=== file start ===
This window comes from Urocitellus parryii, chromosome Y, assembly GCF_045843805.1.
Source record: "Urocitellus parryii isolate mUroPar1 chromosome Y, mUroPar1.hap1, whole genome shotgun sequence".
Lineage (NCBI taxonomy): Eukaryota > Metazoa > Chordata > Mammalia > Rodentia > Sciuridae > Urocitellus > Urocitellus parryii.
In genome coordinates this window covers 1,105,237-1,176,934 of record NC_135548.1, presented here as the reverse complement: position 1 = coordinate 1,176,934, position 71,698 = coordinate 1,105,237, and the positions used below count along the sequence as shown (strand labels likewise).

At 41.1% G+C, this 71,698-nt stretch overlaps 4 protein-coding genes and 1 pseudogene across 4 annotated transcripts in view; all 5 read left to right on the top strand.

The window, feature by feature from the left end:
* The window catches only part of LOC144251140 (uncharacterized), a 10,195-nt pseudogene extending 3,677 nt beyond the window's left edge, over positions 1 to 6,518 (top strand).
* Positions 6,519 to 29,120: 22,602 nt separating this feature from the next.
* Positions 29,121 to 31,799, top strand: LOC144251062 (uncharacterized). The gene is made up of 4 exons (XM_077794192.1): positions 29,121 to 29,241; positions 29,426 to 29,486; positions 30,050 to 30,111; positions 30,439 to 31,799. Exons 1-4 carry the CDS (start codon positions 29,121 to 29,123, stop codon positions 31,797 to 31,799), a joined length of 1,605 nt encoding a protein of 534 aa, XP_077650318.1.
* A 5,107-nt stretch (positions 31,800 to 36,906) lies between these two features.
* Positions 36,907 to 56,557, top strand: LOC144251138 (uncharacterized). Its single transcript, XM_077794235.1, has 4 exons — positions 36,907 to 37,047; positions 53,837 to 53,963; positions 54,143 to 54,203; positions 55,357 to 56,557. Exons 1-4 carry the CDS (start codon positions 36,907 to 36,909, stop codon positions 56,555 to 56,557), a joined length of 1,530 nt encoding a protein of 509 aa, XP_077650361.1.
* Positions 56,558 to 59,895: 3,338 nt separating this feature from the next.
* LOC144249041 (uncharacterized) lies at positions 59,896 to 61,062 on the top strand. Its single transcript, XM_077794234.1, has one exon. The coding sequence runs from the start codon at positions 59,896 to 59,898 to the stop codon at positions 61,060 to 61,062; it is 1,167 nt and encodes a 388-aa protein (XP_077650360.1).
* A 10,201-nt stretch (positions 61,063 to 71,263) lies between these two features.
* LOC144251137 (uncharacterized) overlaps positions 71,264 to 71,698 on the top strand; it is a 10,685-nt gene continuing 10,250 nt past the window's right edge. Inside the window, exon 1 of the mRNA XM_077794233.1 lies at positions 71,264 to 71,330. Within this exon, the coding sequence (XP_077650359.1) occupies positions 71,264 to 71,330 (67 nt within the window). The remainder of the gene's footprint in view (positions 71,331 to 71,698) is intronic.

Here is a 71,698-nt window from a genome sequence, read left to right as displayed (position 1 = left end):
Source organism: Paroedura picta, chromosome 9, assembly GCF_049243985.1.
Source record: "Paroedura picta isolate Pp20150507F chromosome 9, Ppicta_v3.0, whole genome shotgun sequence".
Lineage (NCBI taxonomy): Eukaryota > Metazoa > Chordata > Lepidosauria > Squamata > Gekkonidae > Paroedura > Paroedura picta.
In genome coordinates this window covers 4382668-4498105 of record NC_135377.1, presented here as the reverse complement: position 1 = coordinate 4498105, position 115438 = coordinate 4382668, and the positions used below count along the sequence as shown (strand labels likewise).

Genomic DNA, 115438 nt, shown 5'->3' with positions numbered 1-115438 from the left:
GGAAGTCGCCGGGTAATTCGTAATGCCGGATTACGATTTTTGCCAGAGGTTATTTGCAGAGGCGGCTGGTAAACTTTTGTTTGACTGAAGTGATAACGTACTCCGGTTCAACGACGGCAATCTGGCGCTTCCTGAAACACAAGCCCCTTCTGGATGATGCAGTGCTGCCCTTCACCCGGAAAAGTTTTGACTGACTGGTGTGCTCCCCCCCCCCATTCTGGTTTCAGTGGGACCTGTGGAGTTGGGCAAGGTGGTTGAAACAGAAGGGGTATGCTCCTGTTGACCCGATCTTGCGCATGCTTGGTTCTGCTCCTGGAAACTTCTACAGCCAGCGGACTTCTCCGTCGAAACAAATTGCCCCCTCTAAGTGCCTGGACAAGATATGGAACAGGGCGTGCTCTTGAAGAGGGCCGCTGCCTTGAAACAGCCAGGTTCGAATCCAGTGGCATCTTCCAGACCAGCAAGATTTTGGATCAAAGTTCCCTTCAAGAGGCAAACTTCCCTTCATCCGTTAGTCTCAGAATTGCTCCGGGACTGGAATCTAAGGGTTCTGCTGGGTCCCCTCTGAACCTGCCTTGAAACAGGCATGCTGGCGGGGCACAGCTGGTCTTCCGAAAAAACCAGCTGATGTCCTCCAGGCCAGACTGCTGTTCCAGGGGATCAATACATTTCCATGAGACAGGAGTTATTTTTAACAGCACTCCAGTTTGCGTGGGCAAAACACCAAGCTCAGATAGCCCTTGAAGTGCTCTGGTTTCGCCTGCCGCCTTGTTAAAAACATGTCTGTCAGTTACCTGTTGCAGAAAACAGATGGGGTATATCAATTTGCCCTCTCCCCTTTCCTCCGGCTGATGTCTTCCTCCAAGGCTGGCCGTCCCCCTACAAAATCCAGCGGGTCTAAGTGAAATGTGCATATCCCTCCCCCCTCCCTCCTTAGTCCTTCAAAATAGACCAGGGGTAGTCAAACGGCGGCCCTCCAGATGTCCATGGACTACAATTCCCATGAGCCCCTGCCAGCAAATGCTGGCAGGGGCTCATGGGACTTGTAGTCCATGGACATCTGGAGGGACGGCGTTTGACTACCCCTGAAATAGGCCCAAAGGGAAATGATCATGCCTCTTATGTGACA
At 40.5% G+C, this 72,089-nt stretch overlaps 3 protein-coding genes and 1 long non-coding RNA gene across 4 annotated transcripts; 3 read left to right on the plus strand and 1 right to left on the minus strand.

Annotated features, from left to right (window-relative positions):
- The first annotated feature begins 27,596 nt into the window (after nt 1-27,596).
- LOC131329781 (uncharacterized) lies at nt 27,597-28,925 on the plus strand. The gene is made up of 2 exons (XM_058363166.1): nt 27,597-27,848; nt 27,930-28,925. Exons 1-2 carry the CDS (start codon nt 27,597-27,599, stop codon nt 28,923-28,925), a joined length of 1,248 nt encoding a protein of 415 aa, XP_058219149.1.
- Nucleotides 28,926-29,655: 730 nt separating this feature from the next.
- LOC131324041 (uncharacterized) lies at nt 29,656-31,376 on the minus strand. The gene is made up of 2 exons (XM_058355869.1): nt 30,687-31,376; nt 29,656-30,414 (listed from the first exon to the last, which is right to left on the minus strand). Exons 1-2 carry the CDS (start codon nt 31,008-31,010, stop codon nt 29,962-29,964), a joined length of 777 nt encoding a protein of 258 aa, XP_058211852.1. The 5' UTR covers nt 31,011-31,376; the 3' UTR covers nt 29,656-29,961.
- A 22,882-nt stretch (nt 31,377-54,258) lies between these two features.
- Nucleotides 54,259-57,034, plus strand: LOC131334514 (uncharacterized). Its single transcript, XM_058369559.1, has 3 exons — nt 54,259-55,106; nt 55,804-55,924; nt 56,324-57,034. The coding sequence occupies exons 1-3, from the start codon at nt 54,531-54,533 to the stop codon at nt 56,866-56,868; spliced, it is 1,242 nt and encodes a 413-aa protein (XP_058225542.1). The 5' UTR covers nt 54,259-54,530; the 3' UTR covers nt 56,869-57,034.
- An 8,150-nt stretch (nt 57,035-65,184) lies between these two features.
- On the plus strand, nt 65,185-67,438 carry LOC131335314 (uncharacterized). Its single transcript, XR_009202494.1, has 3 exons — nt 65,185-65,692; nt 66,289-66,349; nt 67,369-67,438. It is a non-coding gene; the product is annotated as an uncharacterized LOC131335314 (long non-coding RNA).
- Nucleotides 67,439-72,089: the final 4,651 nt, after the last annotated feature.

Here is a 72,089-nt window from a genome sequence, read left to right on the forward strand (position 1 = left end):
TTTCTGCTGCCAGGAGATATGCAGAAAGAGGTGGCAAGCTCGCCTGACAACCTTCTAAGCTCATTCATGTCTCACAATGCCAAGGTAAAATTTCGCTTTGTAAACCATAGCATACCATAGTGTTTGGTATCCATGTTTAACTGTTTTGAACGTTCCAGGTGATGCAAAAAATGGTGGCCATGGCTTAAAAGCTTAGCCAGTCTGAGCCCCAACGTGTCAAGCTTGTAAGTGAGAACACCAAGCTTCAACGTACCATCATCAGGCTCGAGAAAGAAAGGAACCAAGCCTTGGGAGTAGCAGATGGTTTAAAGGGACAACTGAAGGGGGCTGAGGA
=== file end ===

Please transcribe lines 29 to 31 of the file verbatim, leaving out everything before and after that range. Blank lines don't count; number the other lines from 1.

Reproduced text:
- A 22,882-nt stretch (nt 31,377-54,258) lies between these two features.
- Nucleotides 54,259-57,034, plus strand: LOC131334514 (uncharacterized). Its single transcript, XM_058369559.1, has 3 exons — nt 54,259-55,106; nt 55,804-55,924; nt 56,324-57,034. The coding sequence occupies exons 1-3, from the start codon at nt 54,531-54,533 to the stop codon at nt 56,866-56,868; spliced, it is 1,242 nt and encodes a 413-aa protein (XP_058225542.1). The 5' UTR covers nt 54,259-54,530; the 3' UTR covers nt 56,869-57,034.
- An 8,150-nt stretch (nt 57,035-65,184) lies between these two features.